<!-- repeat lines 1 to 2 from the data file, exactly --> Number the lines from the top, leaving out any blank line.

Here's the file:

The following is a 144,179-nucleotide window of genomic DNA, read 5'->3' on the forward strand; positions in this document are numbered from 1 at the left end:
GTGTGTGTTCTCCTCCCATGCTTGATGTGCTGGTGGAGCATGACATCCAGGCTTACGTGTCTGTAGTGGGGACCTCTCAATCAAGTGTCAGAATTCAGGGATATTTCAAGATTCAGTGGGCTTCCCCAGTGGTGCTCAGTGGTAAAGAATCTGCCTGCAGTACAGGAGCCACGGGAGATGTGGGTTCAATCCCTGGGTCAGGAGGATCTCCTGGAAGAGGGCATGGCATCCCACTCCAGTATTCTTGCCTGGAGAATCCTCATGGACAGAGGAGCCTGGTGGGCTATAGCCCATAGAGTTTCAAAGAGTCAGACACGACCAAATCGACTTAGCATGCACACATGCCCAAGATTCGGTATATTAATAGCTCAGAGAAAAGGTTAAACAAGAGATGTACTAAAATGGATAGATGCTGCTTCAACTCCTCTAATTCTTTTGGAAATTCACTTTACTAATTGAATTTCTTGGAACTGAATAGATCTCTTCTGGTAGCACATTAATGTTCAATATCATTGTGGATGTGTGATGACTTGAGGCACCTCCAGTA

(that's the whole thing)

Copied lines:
The following is a 144,179-nucleotide window of genomic DNA, read 5'->3' on the forward strand; positions in this document are numbered from 1 at the left end:
GTGTGTGTTCTCCTCCCATGCTTGATGTGCTGGTGGAGCATGACATCCAGGCTTACGTGTCTGTAGTGGGGACCTCTCAATCAAGTGTCAGAATTCAGGGATATTTCAAGATTCAGTGGGCTTCCCCAGTGGTGCTCAGTGGTAAAGAATCTGCCTGCAGTACAGGAGCCACGGGAGATGTGGGTTCAATCCCTGGGTCAGGAGGATCTCCTGGAAGAGGGCATGGCATCCCACTCCAGTATTCTTGCCTGGAGAATCCTCATGGACAGAGGAGCCTGGTGGGCTATAGCCCATAGAGTTTCAAAGAGTCAGACACGACCAAATCGACTTAGCATGCACACATGCCCAAGATTCGGTATATTAATAGCTCAGAGAAAAGGTTAAACAAGAGATGTACTAAAATGGATAGATGCTGCTTCAACTCCTCTAATTCTTTTGGAAATTCACTTTACTAATTGAATTTCTTGGAACTGAATAGATCTCTTCTGGTAGCACATTAATGTTCAATATCATTGTGGATGTGTGATGACTTGAGGCACCTCCAGTA